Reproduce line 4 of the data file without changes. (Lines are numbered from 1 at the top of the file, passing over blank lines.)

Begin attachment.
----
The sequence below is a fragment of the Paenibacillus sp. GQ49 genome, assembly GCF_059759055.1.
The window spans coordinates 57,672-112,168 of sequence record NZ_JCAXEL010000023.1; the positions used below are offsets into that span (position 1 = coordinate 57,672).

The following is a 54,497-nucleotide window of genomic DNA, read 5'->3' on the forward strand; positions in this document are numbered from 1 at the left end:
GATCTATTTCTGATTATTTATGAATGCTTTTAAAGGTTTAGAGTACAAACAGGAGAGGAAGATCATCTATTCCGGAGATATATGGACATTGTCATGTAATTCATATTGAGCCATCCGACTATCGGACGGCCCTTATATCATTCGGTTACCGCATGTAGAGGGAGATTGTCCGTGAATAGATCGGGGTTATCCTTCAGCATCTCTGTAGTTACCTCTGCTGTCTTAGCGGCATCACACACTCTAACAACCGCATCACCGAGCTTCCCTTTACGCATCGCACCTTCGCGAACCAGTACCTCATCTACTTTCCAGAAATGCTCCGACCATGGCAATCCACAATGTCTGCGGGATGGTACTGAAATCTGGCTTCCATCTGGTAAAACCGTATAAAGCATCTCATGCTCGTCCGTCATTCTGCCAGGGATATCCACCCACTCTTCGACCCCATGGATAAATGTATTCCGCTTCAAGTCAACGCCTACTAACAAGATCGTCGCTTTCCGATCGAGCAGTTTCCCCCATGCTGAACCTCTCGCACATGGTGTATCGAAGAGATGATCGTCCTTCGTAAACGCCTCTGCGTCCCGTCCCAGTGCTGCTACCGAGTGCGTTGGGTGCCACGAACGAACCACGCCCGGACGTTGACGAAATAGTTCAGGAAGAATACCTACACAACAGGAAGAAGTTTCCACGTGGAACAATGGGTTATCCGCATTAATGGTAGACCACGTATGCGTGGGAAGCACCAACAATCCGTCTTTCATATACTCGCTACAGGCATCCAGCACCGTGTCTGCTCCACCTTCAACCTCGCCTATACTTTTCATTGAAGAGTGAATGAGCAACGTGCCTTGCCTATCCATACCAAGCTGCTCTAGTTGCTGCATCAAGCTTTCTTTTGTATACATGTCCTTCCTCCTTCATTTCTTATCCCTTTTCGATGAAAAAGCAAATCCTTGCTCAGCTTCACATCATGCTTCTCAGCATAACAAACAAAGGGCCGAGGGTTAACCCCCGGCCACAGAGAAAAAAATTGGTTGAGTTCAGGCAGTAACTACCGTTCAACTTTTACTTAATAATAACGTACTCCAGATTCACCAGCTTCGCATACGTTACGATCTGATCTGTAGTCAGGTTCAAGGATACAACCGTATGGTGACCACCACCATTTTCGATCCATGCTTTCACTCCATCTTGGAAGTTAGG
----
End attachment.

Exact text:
GATCTATTTCTGATTATTTATGAATGCTTTTAAAGGTTTAGAGTACAAACAGGAGAGGAAGATCATCTATTCCGGAGATATATGGACATTGTCATGTAATTCATATTGAGCCATCCGACTATCGGACGGCCCTTATATCATTCGGTTACCGCATGTAGAGGGAGATTGTCCGTGAATAGATCGGGGTTATCCTTCAGCATCTCTGTAGTTACCTCTGCTGTCTTAGCGGCATCACACACTCTAACAACCGCATCACCGAGCTTCCCTTTACGCATCGCACCTTCGCGAACCAGTACCTCATCTACTTTCCAGAAATGCTCCGACCATGGCAATCCACAATGTCTGCGGGATGGTACTGAAATCTGGCTTCCATCTGGTAAAACCGTATAAAGCATCTCATGCTCGTCCGTCATTCTGCCAGGGATATCCACCCACTCTTCGACCCCATGGATAAATGTATTCCGCTTCAAGTCAACGCCTACTAACAAGATCGTCGCTTTCCGATCGAGCAGTTTCCCCCATGCTGAACCTCTCGCACATGGTGTATCGAAGAGATGATCGTCCTTCGTAAACGCCTCTGCGTCCCGTCCCAGTGCTGCTACCGAGTGCGTTGGGTGCCACGAACGAACCACGCCCGGACGTTGACGAAATAGTTCAGGAAGAATACCTACACAACAGGAAGAAGTTTCCACGTGGAACAATGGGTTATCCGCATTAATGGTAGACCACGTATGCGTGGGAAGCACCAACAATCCGTCTTTCATATACTCGCTACAGGCATCCAGCACCGTGTCTGCTCCACCTTCAACCTCGCCTATACTTTTCATTGAAGAGTGAATGAGCAACGTGCCTTGCCTATCCATACCAAGCTGCTCTAGTTGCTGCATCAAGCTTTCTTTTGTATACATGTCCTTCCTCCTTCATTTCTTATCCCTTTTCGATGAAAAAGCAAATCCTTGCTCAGCTTCACATCATGCTTCTCAGCATAACAAACAAAGGGCCGAGGGTTAACCCCCGGCCACAGAGAAAAAAATTGGTTGAGTTCAGGCAGTAACTACCGTTCAACTTTTACTTAATAATAACGTACTCCAGATTCACCAGCTTCGCATACGTTACGATCTGATCTGTAGTCAGGTTCAAGGATACAACCGTATGGTGACCACCACCATTTTCGATCCATGCTTTCACTCCATCTTGGAAGTTAGG